The two operations were carried out almost simultaneously on Sunday evening by two groups of soldiers, both in the Geitawi neighborhood. The first operation took place at around 8:30 p.m., and the second around 9:30 p.m. The presence of foreign workers in this neighborhood is no secret. There are old buildings in this area, with studios rented for reasonable prices. Since immigrants have limited means, they tend to share the rent three ways — sometimes even splitting it between up to ten people — for about 20 square metres. Most of them work in construction or as delivery men. They are all legally residing in Lebanon; some have lived here for the last 14 years. There are also Lebanese natives living in these buildings.
The soldiers went into the two buildings and forced their way into the studios. They ordered everyone to get on their knees, put their hands behind their heads, and proceeded to insult and beat them. They sometimes referred to the political situation when addressing the Syrians, for instance by asking them if they were for or against President Bashar al-Assad. Some of the insults also had to do with religion, like when the soldiers asked the Syrians whether they were Sunni, Alawite or Christian. But they were not expecting answers and continued to beat them. Some of the workers were even trampled on.
“In Lebanon, a multi-denominational country, the army is perceived as the only respected and impartial institution”
The soldiers then grouped together the 40-odd men found in each of the two buildings, and put them on the roof and in one of the studios. Some Lebanese neighbors tried to help the workers, but the soldiers told them to get back into their apartments and to mind their own business.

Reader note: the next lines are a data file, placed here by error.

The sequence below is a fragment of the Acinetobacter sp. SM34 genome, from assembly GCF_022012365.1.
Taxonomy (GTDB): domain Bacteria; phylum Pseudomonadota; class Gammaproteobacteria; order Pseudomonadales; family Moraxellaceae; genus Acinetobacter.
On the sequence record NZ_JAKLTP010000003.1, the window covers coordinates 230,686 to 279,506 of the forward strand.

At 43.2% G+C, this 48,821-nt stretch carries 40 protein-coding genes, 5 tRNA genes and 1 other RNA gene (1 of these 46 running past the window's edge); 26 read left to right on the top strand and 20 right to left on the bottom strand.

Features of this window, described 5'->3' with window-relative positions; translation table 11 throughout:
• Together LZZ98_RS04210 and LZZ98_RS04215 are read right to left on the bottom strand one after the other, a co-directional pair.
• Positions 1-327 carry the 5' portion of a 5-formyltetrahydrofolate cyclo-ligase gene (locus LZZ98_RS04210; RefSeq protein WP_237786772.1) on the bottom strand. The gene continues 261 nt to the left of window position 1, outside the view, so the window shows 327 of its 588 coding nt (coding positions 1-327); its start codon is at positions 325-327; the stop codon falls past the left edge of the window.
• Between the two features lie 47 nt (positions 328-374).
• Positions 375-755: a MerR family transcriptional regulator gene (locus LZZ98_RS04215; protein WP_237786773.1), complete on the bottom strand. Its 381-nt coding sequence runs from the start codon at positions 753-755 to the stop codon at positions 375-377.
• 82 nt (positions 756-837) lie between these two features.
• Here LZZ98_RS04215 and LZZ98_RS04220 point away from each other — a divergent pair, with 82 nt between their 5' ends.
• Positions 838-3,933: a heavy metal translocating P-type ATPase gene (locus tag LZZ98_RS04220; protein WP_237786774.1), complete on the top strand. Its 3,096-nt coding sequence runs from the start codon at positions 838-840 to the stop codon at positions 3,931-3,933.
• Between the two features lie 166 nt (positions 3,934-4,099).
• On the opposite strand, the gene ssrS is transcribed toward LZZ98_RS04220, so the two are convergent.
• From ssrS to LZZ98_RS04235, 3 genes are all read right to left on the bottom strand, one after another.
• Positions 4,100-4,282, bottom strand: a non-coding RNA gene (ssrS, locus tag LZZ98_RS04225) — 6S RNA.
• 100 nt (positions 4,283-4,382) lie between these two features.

What’s interesting is that none of the soldiers proceeded to interrogate any of the men. They vaguely accused the workers of harassing women in the neighborhood, but without giving any specifics. Furthermore, they did not arrest anyone, which suggests that this attack was gratuitous and that the workers had not done anything wrong.
Personally, I am shocked by what happened. The army regularly intervenes when there are conflicts between the city’s residents, because the army is considered as the only respected and impartial institution in a multi-denominational country. People trust them more than the police. They occasionally resort to violence during interventions or interrogations, but what happened on Sunday seems to have been completely unprovoked and unjustified.